As anyone who has been to the Clevelander can tell you, the food is about the last reason anyone goes. It’s about a half-step above McDonalds and six flights below “good.” But to hear Stephanie tell it, we had Emeril Legasse working in the back. She used superlatives like “fresh caught” and “delicately seasoned” to describe what looked like the cheapest frozen cut of unnamed fish they could find in the Sysco catalog. Every drink was a “unique blend,” even such “unique” specialties as well vodka mixed with RC Cola.  Some of the younger, more impressionable people (see: 18 year-old waitresses who were not exactly hired for their brains) bought into the excitement, and I guess that is for whom it was intended. For some of the saltier, more experienced (see: old) folks, well, we were just there to collect our $6.75 an hour until we could go out and make drinks for drunk tourists.


Stephanie spent the better part of the day teaching us the fine art of making an $8 hamburger a $15 hamburger by convincing them it was inedible without excessive amounts of bacon and cheese. This, I suppose, was true, but kind of put a crimp in her credibility when she attempted to describe the burger as “Omigog, you guys, like, the BEST hamburger I’ve ever had. And I’m form California.” No idea why Stephanie thought anyone had a perception of California as being the world-renowned home of first-class hamburgers, but then again being in touch with reality was, evidently, not her strong suit. She then instructed us how to sell people shots for dessert and encourage them to have one for the road. Well, it was nice to see that at least the corporate folks at The Cleve had caught on to the South Beach tradition of overserving EVERYONE.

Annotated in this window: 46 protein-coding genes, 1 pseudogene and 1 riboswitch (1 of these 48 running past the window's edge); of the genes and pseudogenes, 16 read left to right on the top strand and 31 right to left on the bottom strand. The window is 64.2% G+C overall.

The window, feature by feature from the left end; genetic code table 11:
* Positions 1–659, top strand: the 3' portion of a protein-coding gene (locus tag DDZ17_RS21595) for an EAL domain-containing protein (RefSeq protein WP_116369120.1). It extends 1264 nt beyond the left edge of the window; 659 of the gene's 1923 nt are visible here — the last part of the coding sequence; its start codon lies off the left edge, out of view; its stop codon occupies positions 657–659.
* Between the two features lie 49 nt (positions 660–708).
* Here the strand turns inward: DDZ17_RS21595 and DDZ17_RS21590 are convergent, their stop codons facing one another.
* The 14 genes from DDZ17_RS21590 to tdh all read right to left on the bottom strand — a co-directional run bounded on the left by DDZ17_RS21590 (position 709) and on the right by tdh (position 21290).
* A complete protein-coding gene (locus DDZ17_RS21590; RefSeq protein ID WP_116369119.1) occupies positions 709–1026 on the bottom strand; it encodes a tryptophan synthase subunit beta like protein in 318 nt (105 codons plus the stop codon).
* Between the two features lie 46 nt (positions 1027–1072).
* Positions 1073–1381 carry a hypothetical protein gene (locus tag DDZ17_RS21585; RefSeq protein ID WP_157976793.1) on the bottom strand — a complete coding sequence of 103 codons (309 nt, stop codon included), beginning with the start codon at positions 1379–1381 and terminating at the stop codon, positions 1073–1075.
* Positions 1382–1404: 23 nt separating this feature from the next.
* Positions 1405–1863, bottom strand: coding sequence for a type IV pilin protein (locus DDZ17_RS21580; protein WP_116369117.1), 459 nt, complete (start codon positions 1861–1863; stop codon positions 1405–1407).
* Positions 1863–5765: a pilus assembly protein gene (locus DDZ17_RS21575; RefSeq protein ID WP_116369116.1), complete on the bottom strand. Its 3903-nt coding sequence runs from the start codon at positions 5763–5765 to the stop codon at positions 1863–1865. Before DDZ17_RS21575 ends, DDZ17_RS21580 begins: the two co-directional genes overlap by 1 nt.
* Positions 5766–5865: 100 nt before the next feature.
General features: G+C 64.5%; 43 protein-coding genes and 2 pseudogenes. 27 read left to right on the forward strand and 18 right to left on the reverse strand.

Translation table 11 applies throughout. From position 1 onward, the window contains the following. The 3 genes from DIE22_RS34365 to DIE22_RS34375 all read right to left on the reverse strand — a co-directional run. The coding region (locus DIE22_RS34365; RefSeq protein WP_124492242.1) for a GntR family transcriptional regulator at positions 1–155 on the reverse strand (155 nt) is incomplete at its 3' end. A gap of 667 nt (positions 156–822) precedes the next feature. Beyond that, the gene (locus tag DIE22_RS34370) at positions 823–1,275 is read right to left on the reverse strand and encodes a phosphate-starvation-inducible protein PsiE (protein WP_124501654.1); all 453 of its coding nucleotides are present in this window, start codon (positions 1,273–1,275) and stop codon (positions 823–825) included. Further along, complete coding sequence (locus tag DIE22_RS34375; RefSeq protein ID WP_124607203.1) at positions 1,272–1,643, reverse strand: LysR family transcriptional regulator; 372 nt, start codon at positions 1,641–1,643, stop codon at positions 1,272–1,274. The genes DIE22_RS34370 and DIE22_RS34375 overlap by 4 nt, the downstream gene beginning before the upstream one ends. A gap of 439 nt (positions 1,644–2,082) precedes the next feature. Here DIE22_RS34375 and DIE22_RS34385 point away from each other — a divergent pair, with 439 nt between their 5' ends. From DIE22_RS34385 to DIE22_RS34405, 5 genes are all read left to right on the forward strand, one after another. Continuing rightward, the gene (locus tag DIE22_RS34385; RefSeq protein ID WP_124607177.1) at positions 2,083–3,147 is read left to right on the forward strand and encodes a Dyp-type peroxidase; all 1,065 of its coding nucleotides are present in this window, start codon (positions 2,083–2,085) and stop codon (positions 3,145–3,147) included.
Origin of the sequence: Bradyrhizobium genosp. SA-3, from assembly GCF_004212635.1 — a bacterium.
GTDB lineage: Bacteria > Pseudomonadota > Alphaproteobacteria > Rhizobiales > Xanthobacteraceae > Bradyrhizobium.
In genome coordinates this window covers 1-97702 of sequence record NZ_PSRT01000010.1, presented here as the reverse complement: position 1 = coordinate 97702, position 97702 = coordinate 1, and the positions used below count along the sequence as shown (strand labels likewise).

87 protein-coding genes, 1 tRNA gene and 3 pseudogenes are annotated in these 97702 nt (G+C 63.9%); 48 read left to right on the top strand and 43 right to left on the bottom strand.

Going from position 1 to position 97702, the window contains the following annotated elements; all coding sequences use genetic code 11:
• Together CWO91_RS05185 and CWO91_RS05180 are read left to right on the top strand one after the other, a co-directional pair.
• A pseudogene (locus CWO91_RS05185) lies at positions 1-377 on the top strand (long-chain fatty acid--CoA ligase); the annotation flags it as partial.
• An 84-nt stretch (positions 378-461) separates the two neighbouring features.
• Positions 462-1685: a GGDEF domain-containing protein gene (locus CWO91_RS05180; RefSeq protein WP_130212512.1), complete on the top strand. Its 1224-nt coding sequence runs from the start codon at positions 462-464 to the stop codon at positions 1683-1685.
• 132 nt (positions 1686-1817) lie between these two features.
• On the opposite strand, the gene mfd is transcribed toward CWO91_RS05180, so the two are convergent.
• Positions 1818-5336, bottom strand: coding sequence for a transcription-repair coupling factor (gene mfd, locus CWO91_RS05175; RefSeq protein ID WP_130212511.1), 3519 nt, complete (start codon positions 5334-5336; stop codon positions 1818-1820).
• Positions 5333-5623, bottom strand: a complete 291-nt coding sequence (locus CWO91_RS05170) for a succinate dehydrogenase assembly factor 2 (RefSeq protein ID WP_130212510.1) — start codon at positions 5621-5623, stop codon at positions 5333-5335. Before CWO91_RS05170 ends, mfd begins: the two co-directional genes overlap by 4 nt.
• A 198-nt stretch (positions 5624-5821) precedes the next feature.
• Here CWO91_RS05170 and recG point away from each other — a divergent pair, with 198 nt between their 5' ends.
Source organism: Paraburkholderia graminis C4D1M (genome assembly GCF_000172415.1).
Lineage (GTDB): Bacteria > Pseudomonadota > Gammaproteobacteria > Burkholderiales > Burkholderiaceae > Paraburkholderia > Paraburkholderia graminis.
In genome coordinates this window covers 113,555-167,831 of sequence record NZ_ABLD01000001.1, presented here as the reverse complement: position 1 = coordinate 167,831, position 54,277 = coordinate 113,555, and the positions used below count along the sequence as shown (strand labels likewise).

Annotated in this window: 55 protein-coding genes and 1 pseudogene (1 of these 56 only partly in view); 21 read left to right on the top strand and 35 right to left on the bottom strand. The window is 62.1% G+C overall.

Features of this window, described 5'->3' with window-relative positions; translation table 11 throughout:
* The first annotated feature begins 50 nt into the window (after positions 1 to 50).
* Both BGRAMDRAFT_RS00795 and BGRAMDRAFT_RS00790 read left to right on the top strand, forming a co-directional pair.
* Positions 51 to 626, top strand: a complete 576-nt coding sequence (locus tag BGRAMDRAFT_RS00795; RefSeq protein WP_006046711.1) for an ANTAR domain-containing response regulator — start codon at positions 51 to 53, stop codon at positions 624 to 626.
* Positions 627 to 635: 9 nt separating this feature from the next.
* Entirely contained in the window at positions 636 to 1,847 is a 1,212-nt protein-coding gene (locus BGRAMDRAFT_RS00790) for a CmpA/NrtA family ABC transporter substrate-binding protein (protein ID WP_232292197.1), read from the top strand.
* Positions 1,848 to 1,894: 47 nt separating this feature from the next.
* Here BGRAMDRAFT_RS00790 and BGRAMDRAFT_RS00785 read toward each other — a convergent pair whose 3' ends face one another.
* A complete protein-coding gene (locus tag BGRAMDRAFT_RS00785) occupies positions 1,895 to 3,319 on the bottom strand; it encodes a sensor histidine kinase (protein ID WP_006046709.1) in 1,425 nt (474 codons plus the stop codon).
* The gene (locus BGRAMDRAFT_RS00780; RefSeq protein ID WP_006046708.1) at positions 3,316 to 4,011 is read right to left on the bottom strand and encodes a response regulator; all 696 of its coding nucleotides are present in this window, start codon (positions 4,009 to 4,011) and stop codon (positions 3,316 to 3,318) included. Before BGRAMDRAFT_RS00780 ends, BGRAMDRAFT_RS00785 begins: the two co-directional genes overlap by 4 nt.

Training at the Clevelander was not much different than training at any other bar I’d worked at, except that they kept a file on you and made sure you could name every ingredient in the Clevelander World Famous Nachos (a unique blend of day-old tortilla chips, canned jalapenos, processed chicken and an unnamed cheese) before they let you pour any drinks. What I had not expected, though, was that training not only included teaching you how to work the vaunted Aloha computer system, but also how to overpour and not get caught, how to charge someone twice, and how to get rid of hookers. These, perhaps, are the most valuable skills any Clevelander bartender can learn.